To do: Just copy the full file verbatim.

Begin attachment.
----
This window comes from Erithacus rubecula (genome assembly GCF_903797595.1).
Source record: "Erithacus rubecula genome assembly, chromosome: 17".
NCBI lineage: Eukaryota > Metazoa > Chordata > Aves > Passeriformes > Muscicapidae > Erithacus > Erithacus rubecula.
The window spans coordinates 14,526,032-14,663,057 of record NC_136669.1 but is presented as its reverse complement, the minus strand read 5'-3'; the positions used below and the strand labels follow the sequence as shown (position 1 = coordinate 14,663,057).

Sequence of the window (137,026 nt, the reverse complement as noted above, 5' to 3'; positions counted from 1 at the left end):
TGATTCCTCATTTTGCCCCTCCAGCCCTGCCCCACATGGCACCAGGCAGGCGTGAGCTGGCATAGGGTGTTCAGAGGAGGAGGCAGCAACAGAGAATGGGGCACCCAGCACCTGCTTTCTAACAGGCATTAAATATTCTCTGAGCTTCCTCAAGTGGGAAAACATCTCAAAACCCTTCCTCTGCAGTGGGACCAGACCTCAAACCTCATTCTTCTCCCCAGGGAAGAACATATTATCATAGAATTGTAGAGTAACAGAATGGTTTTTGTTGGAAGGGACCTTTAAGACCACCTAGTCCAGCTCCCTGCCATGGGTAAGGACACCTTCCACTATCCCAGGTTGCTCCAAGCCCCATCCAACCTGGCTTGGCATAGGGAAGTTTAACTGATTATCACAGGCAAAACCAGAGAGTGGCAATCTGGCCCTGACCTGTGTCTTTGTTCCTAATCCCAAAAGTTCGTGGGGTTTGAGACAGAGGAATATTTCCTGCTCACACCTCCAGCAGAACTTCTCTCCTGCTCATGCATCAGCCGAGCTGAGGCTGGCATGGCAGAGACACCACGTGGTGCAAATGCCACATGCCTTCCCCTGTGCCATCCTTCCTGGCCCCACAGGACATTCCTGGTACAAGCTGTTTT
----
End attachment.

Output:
This window comes from Erithacus rubecula (genome assembly GCF_903797595.1).
Source record: "Erithacus rubecula genome assembly, chromosome: 17".
NCBI lineage: Eukaryota > Metazoa > Chordata > Aves > Passeriformes > Muscicapidae > Erithacus > Erithacus rubecula.
The window spans coordinates 14,526,032-14,663,057 of record NC_136669.1 but is presented as its reverse complement, the minus strand read 5'-3'; the positions used below and the strand labels follow the sequence as shown (position 1 = coordinate 14,663,057).

Sequence of the window (137,026 nt, the reverse complement as noted above, 5' to 3'; positions counted from 1 at the left end):
TGATTCCTCATTTTGCCCCTCCAGCCCTGCCCCACATGGCACCAGGCAGGCGTGAGCTGGCATAGGGTGTTCAGAGGAGGAGGCAGCAACAGAGAATGGGGCACCCAGCACCTGCTTTCTAACAGGCATTAAATATTCTCTGAGCTTCCTCAAGTGGGAAAACATCTCAAAACCCTTCCTCTGCAGTGGGACCAGACCTCAAACCTCATTCTTCTCCCCAGGGAAGAACATATTATCATAGAATTGTAGAGTAACAGAATGGTTTTTGTTGGAAGGGACCTTTAAGACCACCTAGTCCAGCTCCCTGCCATGGGTAAGGACACCTTCCACTATCCCAGGTTGCTCCAAGCCCCATCCAACCTGGCTTGGCATAGGGAAGTTTAACTGATTATCACAGGCAAAACCAGAGAGTGGCAATCTGGCCCTGACCTGTGTCTTTGTTCCTAATCCCAAAAGTTCGTGGGGTTTGAGACAGAGGAATATTTCCTGCTCACACCTCCAGCAGAACTTCTCTCCTGCTCATGCATCAGCCGAGCTGAGGCTGGCATGGCAGAGACACCACGTGGTGCAAATGCCACATGCCTTCCCCTGTGCCATCCTTCCTGGCCCCACAGGACATTCCTGGTACAAGCTGTTTT